Marjorie Fuller vaccine

Marjorie Fuller, Director of the WVU Center for Black Culture and Research, receives the COVID-19 vaccine during a WVU clinic at the WVU Student Rec Center. 

Time slots were made available for West Virginia University’s Pfizer COVID-19 vaccine clinic on Tuesday, April 6. The University’s clinic for the Johnson & Johnson’s Janssen COVID-19 vaccine will be held on Thursday, April 8. Both clinics will be held from 8:30 a.m. to 4:30 p.m. at the Student Recreation Center. 

The Pfizer vaccine requires a second dose, which will be administered at the WVU vaccine clinic on Tuesday, April 27. The Johnson & Johnson’s Janssen vaccine requires only a single shot. 

Instructions for creating a profile in the Vaccine Administration Management System (VAMS) and scheduling your first-dose appointment are available on the Return to Campus website.

Students and employees who completed a prior WVU questionnaire do not need to complete a new survey. All appointments will be allocated on a first-come, first-served basis.

WVU strongly recommends all students and employees be vaccinated for COVID-19, and those administering vaccines at the Student Rec Center can also answer any questions you may have during your appointment.

Senior journalism student Kiersten Lindkvist received her first dose of the Moderna vaccine last Wednesday, March 31, at the Student Rec Center.

According to Lindkvist, the wait time for her vaccination was about twenty minutes from her originally scheduled appointment time. There are ten lanes of pre-registration where the technicians check ID, approve appointment time, and run through the procedure with individuals before they move to their vaccination spot.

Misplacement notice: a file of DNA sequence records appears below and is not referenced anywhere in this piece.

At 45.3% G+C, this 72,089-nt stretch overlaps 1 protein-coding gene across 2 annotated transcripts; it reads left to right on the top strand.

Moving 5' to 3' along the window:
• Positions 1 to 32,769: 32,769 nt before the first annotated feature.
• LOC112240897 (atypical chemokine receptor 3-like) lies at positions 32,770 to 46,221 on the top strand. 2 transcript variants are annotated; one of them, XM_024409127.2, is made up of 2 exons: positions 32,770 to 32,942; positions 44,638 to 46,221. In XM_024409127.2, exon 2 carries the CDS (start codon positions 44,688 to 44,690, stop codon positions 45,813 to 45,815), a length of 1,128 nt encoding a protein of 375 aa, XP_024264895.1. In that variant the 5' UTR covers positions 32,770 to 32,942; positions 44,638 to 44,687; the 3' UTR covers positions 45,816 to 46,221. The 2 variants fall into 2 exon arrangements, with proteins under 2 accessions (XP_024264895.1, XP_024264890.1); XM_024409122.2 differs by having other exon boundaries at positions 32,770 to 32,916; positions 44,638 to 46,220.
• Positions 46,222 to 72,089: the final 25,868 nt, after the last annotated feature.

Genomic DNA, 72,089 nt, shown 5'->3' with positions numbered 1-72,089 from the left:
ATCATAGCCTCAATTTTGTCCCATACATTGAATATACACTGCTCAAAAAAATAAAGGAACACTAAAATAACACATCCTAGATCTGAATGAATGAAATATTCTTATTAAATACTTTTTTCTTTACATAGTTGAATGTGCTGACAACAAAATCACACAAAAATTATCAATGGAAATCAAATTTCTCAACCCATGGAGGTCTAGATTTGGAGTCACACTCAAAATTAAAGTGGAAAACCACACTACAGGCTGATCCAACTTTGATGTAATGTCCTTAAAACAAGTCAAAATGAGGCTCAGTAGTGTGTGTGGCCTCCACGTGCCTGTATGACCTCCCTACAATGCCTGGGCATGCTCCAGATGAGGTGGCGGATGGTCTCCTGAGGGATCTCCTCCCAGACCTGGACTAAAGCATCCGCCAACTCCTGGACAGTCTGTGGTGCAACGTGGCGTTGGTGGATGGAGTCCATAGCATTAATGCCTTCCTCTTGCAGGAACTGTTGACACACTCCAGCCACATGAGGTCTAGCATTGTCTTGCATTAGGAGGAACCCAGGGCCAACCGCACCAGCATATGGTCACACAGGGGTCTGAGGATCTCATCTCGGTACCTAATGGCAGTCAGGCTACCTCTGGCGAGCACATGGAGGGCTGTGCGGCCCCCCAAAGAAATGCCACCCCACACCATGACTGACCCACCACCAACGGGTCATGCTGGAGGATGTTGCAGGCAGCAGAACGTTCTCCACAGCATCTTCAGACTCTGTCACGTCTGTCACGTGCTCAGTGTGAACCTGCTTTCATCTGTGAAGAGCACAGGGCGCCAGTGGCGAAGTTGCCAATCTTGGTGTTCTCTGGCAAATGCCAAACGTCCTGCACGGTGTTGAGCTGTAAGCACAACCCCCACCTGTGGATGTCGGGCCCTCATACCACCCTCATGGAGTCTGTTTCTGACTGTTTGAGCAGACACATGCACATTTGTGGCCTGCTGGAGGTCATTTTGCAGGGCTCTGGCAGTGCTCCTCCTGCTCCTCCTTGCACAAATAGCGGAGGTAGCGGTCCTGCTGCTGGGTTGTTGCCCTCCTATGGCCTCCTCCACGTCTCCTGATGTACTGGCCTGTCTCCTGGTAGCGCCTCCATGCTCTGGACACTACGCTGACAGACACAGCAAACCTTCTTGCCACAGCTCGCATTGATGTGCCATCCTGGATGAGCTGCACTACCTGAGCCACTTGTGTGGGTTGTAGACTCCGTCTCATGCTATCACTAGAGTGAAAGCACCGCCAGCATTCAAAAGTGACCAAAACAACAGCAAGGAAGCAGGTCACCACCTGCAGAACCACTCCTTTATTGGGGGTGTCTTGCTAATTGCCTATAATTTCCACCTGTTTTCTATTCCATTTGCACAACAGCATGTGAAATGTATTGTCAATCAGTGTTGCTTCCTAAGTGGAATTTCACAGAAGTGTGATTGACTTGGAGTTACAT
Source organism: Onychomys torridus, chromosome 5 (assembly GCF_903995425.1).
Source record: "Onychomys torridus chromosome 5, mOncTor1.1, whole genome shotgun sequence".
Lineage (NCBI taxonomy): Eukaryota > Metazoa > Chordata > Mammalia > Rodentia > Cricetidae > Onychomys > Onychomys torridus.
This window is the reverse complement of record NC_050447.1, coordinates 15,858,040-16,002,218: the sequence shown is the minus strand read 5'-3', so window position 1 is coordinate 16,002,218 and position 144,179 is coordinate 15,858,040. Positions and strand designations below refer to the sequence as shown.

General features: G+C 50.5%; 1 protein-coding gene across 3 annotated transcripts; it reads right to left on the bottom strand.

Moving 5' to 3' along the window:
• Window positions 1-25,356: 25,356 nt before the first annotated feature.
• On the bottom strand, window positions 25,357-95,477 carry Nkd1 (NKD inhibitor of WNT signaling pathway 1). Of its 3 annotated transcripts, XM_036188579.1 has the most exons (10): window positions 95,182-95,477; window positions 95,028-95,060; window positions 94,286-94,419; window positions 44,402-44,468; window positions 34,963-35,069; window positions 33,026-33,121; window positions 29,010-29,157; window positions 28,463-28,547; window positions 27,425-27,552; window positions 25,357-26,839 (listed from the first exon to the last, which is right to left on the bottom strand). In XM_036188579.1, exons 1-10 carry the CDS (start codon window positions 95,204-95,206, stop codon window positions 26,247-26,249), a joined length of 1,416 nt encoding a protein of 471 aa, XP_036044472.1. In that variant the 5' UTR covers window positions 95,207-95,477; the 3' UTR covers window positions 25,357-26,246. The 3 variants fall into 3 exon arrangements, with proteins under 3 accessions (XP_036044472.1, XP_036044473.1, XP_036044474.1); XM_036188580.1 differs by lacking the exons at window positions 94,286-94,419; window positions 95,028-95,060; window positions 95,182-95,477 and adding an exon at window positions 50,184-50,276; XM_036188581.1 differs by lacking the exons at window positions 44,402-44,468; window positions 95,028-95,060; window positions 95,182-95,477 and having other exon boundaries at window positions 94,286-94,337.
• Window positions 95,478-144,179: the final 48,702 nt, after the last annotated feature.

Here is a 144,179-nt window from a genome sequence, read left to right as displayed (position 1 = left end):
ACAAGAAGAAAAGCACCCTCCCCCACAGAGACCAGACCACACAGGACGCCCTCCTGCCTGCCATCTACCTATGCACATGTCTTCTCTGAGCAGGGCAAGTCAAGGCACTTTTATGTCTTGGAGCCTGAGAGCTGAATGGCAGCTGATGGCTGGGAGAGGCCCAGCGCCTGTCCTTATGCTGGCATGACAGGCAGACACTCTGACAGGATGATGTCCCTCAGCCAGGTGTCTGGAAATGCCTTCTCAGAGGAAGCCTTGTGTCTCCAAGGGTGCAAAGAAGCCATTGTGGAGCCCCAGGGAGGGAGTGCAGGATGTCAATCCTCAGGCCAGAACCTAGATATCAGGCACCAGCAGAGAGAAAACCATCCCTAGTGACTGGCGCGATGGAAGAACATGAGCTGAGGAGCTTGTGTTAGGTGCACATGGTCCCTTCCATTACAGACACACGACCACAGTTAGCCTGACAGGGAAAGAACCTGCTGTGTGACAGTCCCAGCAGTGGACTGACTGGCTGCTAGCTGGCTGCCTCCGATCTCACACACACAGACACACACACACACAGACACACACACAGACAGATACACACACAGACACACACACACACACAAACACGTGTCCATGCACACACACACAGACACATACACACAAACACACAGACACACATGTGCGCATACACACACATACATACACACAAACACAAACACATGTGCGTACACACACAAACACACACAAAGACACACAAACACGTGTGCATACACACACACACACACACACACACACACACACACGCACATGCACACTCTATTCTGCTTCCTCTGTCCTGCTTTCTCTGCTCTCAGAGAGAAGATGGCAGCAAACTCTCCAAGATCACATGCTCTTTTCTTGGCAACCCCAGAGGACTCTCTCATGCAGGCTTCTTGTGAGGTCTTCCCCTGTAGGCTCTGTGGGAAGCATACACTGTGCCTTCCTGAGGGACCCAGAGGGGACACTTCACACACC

There are around forty chairs set up in rows, and around fifteen technicians administering vaccines. Following vaccination, individuals can remain seated for fifteen to twenty minutes to monitor symptoms for any allergic reactions. 

Students do not need to be a West Virginia resident to receive the vaccine, and there is no cost or need for proof of insurance.

“I think it's really great that the university is taking measures to protect their students," Lindkvist said, "especially those like myself who have pre-existing health conditions and who would be at further risk of COVID complications.” 

WVU President E. Gordon Gee emphasized the importance of vaccination in the Spring State of the University address. 

“We really encourage everyone to take vaccinations, and I think that it is good community service," Gee said. "The more people are vaccinated, the more likely that we will be able to return to ‘normal’. We have not come to the conclusion that students will need to be vaccinated to return in the fall."

Senior broadcast journalism student Irelend Viscount was hesitant at first, but also signed up to be vaccinated last Wednesday.

“I chose to get vaccinated because I wanted to do my part in keeping everyone safe," Viscount said. "At first, I didn’t want it. I never even get the flu shot. I wasn't going to get the vaccine, but if getting the vaccine can keep the people around me safe then that’s what I was going to do." 

An open letter from Clay Marsh, the vice president and executive dean of West Virginia University Health Sciences, sent on Wednesday emphasized the benefits of receiving a vaccination to students.

“Even if you have previously tested positive for COVID-19, you should get the vaccine to add an extra layer of protection against re-infection,” said Marsh. “To keep variants from spreading, we must increase the number of people who have immunity to them. The sooner you get vaccinated, the sooner we will have a measure of safety and be able to resume learning, social and travel experiences that resemble normalcy.” 

The University’s COVID-19 Vaccine Communications Team said in an email sent out to students, “If you know someone that has not previously completed a WVU questionnaire but would like to receive a vaccine from the University this semester, they still may do so at”